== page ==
”False Promises”: A study of Shell’s Corporate SocialResponsibility of Oil and gas in Nigeria. RELEVANT CHAPTERENVIRONMENTAL CONFLICTS, RISE OF ENVIRONMENTALISM ,SHELLSCANDALS AND ITS ACKNWOLEDGEMENT. Introduction The purpose of this Chapter is to locate the Nigerian casestudy with respect to a wider series of environmental and social controversiesthat Shell faced during the last few decades.
It discusses the emergence of aCSR agenda at Shell that it situates within the context of environmentalregulation debates and the rise of environmentalism and the environmentaljustice movement over the last 3 decades. The chapter reviews in brief some ofthe high profile incidents and resource conflicts that implicated Shell andprompted widespread anti-Shell protests which have attracted so much adversepublicity against the company both in the West and in developing countries,particularly Nigeria. It argues that, as a direct consequence of recurrentcorporate-society incidents, Shell responded with an ambitious CSR agenda thataimed to restore its credibility and legitimacy amongst global and localstakeholders. Yet it has refused to take it responsibility in some case most especially the case of NigerDelta. The context for the rise of corporate environmentalism Several drivers haveplayed a role in the emergence of CSR, as corporate and societal 129relationships have evolved to encompass a wide range of social responsibilitiesover and above the legal and economic responsibilities of a businessenterprise.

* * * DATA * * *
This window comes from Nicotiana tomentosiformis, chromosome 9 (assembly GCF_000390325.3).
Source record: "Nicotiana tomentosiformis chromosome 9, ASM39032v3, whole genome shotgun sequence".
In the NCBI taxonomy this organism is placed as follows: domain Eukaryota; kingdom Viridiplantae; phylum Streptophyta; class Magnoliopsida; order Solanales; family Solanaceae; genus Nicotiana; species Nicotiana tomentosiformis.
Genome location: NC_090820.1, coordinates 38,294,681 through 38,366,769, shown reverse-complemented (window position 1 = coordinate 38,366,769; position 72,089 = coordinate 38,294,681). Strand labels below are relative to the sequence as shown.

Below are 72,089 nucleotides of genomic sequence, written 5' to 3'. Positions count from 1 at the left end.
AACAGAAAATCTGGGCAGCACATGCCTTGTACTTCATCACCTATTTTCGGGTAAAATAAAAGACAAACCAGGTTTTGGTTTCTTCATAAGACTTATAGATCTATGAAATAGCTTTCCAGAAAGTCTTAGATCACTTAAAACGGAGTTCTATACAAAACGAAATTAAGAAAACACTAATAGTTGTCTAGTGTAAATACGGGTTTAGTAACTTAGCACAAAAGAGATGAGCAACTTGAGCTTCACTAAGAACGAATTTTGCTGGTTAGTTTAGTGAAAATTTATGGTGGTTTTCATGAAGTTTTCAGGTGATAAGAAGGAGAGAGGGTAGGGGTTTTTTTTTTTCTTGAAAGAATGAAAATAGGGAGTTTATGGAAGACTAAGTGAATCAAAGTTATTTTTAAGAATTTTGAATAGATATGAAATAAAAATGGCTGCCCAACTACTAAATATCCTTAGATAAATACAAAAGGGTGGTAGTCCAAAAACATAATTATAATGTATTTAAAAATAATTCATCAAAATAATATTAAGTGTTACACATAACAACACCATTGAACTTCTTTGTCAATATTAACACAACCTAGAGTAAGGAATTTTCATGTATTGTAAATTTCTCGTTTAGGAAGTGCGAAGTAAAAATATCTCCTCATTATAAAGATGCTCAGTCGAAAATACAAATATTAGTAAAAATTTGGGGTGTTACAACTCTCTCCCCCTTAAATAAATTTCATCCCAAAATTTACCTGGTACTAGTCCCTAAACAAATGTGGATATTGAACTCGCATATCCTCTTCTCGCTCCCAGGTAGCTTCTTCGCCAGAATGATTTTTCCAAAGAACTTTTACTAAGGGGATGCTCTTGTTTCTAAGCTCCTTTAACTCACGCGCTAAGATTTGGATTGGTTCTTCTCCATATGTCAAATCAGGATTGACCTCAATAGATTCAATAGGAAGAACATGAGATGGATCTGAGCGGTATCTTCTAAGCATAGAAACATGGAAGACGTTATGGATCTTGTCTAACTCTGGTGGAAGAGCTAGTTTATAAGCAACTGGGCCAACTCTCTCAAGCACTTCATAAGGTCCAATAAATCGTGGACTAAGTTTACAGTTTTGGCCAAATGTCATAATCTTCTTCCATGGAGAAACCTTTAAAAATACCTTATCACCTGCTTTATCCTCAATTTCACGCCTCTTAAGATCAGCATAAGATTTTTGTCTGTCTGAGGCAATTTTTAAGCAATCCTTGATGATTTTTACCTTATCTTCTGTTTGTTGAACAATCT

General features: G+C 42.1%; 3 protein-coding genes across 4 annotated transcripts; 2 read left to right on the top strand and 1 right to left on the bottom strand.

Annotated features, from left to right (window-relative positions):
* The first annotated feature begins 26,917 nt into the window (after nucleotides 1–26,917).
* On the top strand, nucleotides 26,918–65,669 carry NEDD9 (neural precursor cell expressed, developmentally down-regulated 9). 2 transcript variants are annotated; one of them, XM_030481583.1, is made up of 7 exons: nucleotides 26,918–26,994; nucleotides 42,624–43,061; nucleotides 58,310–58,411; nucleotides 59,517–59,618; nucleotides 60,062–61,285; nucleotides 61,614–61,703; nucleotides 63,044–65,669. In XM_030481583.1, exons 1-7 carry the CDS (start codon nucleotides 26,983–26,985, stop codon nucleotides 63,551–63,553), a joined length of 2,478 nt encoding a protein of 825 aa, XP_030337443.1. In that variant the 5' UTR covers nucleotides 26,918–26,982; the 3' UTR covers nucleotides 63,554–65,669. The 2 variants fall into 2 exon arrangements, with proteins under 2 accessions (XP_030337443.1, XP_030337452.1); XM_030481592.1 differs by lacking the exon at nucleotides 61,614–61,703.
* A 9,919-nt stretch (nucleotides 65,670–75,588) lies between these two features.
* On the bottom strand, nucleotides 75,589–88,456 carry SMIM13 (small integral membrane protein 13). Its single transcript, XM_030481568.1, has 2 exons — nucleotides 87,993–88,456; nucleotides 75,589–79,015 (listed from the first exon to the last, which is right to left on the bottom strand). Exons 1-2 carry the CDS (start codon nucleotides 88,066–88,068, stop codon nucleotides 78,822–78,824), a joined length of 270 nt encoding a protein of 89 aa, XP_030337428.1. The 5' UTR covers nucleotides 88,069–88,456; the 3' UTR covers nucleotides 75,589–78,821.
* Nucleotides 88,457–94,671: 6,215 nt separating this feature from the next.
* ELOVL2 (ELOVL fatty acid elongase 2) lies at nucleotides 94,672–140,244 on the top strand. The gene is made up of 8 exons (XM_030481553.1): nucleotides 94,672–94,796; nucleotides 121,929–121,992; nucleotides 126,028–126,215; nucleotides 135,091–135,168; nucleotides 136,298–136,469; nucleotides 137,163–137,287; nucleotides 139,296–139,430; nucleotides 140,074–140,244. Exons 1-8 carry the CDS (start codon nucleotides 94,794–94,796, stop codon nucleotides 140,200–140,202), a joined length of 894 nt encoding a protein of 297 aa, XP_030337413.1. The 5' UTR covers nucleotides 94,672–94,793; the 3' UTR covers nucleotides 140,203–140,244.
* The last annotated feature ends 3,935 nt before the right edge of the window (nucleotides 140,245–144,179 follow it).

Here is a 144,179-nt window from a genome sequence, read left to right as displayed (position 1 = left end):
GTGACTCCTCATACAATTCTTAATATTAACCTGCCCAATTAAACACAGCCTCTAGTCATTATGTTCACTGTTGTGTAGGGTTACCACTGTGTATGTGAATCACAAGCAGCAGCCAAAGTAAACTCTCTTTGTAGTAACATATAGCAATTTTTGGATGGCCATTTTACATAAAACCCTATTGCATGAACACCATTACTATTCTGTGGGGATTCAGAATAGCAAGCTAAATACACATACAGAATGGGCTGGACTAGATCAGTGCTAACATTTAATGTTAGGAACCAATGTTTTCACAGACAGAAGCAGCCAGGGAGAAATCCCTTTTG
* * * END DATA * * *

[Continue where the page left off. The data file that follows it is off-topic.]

Such drivers include the increasing power of corporations, thenegative impacts of corporate activities, the globalisation process andregulatory pressures. However, by mobilising and focusing public pressure uponindustry and individual corporations, different major currents of thought haveplayed determining roles in forcing industry to accept the CSR agenda .The nextsections outline two such key movements, and highlights how they are linkedwith the emergence of CSR in its modem form. S. 2.